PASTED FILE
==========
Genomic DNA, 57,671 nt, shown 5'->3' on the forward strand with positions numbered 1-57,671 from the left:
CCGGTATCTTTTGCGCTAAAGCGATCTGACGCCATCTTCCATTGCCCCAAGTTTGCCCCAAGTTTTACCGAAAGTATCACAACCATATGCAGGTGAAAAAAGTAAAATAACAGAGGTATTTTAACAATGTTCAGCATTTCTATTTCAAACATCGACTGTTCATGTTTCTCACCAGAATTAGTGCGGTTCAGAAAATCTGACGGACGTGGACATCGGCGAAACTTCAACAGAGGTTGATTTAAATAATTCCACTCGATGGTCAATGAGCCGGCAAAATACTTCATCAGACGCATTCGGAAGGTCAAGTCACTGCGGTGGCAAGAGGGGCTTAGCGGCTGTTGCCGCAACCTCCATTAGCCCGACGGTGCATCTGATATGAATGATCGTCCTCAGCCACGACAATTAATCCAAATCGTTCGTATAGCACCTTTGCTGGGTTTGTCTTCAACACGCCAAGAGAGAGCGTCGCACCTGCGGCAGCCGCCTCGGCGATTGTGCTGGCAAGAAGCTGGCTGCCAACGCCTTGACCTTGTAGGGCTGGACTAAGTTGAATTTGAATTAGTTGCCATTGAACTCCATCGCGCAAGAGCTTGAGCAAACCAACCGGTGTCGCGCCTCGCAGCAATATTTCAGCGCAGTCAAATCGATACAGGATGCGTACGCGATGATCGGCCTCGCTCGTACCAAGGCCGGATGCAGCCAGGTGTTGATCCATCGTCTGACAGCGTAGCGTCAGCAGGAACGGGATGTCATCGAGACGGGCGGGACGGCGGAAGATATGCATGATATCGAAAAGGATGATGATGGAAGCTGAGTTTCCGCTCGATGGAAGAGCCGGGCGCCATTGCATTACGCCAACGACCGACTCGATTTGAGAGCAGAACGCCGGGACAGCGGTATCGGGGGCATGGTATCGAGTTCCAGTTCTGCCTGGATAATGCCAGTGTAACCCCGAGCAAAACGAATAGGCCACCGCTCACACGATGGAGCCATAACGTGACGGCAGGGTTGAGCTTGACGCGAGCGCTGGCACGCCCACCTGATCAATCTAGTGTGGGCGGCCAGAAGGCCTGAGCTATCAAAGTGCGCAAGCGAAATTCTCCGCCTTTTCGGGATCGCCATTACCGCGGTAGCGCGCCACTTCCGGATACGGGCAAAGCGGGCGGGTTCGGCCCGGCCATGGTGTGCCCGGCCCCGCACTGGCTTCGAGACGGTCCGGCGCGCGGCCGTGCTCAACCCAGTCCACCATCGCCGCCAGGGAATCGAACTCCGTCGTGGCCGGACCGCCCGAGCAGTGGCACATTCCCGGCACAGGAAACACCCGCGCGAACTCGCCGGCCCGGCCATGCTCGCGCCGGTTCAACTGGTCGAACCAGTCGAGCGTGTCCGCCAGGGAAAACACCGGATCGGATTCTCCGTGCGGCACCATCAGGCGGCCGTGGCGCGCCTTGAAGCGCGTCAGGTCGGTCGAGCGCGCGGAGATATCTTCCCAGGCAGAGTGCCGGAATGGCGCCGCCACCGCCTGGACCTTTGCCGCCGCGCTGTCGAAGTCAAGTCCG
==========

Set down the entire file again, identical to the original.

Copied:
Genomic DNA, 57,671 nt, shown 5'->3' on the forward strand with positions numbered 1-57,671 from the left:
CCGGTATCTTTTGCGCTAAAGCGATCTGACGCCATCTTCCATTGCCCCAAGTTTGCCCCAAGTTTTACCGAAAGTATCACAACCATATGCAGGTGAAAAAAGTAAAATAACAGAGGTATTTTAACAATGTTCAGCATTTCTATTTCAAACATCGACTGTTCATGTTTCTCACCAGAATTAGTGCGGTTCAGAAAATCTGACGGACGTGGACATCGGCGAAACTTCAACAGAGGTTGATTTAAATAATTCCACTCGATGGTCAATGAGCCGGCAAAATACTTCATCAGACGCATTCGGAAGGTCAAGTCACTGCGGTGGCAAGAGGGGCTTAGCGGCTGTTGCCGCAACCTCCATTAGCCCGACGGTGCATCTGATATGAATGATCGTCCTCAGCCACGACAATTAATCCAAATCGTTCGTATAGCACCTTTGCTGGGTTTGTCTTCAACACGCCAAGAGAGAGCGTCGCACCTGCGGCAGCCGCCTCGGCGATTGTGCTGGCAAGAAGCTGGCTGCCAACGCCTTGACCTTGTAGGGCTGGACTAAGTTGAATTTGAATTAGTTGCCATTGAACTCCATCGCGCAAGAGCTTGAGCAAACCAACCGGTGTCGCGCCTCGCAGCAATATTTCAGCGCAGTCAAATCGATACAGGATGCGTACGCGATGATCGGCCTCGCTCGTACCAAGGCCGGATGCAGCCAGGTGTTGATCCATCGTCTGACAGCGTAGCGTCAGCAGGAACGGGATGTCATCGAGACGGGCGGGACGGCGGAAGATATGCATGATATCGAAAAGGATGATGATGGAAGCTGAGTTTCCGCTCGATGGAAGAGCCGGGCGCCATTGCATTACGCCAACGACCGACTCGATTTGAGAGCAGAACGCCGGGACAGCGGTATCGGGGGCATGGTATCGAGTTCCAGTTCTGCCTGGATAATGCCAGTGTAACCCCGAGCAAAACGAATAGGCCACCGCTCACACGATGGAGCCATAACGTGACGGCAGGGTTGAGCTTGACGCGAGCGCTGGCACGCCCACCTGATCAATCTAGTGTGGGCGGCCAGAAGGCCTGAGCTATCAAAGTGCGCAAGCGAAATTCTCCGCCTTTTCGGGATCGCCATTACCGCGGTAGCGCGCCACTTCCGGATACGGGCAAAGCGGGCGGGTTCGGCCCGGCCATGGTGTGCCCGGCCCCGCACTGGCTTCGAGACGGTCCGGCGCGCGGCCGTGCTCAACCCAGTCCACCATCGCCGCCAGGGAATCGAACTCCGTCGTGGCCGGACCGCCCGAGCAGTGGCACATTCCCGGCACAGGAAACACCCGCGCGAACTCGCCGGCCCGGCCATGCTCGCGCCGGTTCAACTGGTCGAACCAGTCGAGCGTGTCCGCCAGGGAAAACACCGGATCGGATTCTCCGTGCGGCACCATCAGGCGGCCGTGGCGCGCCTTGAAGCGCGTCAGGTCGGTCGAGCGCGCGGAGATATCTTCCCAGGCAGAGTGCCGGAATGGCGCCGCCACCGCCTGGACCTTTGCCGCCGCGCTGTCGAAGTCAAGTCCG